FRANS LANTING: We also reached out to people who have a deep understanding of what it takes to be a farmer, or a fisher or rancher or a forester here. Because to us, it’s important that their knowledge and their point of view is part of this bigger story.
What were the biggest challenges in documenting all this?
FRANS LANTING: The challenges are farther inland. We created a map of all the protected areas in the larger Monterey Bay region. And you can see there’s a lot of them. But they kind of peter out when you get into the Salinas area, and then there’s not much in the Salinas Valley area. And that is a discrepancy that provides a need and an opportunity for new initiatives. Because we feel that every community needs to have places to go where families can take their kids within a reasonable distance. We are blessed along the coast to be able to do that. But not so much in Gonzales or in Salinas, or in Soledad or in Greenfield. And to us, this is all part of the Monterey Bay.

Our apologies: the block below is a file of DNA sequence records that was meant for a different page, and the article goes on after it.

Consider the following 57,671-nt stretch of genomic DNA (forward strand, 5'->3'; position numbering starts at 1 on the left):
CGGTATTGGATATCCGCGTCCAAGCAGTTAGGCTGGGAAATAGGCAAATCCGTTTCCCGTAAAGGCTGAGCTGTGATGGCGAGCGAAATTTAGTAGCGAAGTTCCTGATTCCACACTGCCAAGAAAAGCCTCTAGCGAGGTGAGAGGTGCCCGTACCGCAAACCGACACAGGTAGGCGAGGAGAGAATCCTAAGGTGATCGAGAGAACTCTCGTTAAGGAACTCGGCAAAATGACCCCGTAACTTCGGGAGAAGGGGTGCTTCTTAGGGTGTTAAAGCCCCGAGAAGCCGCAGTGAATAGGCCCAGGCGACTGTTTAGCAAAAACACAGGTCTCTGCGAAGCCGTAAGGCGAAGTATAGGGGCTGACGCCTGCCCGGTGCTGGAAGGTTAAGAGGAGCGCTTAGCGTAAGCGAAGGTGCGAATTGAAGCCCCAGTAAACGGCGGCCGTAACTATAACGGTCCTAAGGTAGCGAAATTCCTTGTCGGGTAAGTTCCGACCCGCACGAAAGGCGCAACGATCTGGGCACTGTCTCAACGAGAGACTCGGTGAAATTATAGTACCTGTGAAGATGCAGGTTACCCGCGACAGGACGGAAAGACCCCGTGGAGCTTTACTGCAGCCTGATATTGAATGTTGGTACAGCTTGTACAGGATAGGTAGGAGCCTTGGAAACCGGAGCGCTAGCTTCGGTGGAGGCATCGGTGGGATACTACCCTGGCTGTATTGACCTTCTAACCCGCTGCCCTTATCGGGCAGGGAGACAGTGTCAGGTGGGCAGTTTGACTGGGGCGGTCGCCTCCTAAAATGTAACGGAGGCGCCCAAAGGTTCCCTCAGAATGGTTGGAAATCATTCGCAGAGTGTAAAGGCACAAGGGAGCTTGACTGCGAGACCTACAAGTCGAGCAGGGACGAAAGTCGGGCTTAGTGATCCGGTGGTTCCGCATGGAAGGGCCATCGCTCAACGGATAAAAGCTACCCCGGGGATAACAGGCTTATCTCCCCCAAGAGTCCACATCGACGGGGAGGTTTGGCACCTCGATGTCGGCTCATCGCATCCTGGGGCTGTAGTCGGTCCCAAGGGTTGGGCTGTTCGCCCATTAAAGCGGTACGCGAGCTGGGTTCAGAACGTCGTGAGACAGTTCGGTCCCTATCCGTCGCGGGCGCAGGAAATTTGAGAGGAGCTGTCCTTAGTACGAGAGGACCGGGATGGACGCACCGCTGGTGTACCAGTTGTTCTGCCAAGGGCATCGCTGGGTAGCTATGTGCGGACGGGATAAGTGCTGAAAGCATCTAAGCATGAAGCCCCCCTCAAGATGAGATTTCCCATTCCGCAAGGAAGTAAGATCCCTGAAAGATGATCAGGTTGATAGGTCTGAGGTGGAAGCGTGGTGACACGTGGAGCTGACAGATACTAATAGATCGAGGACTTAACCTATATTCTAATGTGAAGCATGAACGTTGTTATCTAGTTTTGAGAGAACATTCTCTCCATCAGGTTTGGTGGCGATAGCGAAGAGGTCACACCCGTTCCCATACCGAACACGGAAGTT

CHRIS EKSTROM: So much of the Salinas Valley is private land. And people don’t have access to the river except at a couple of points, where they can get down to the banks and actually be in a protected place. We want people to look at the Monterey Bay region as a whole, as a bay of life and feel that they are part of the region as a whole.
FRANS LANTING: It’s not just this narrow strip along the coast. The future of the sanctuary will be determined in part by what happens upstream. So what happens in the Salinas Valley really is very important. And that’s why we are defining Monterey Bay in part by the watershed. And the activities of people inland need to be part of this.
What do you see as the biggest issues currently facing the Monterey Bay area?
FRANS LANTING: Monterey Bay—the way it is now—shows that we can heal damaged ecosystems. And that’s really important for people around the world to know, because we’re dealing with this everywhere. There’s very little pristine nature left on the planet.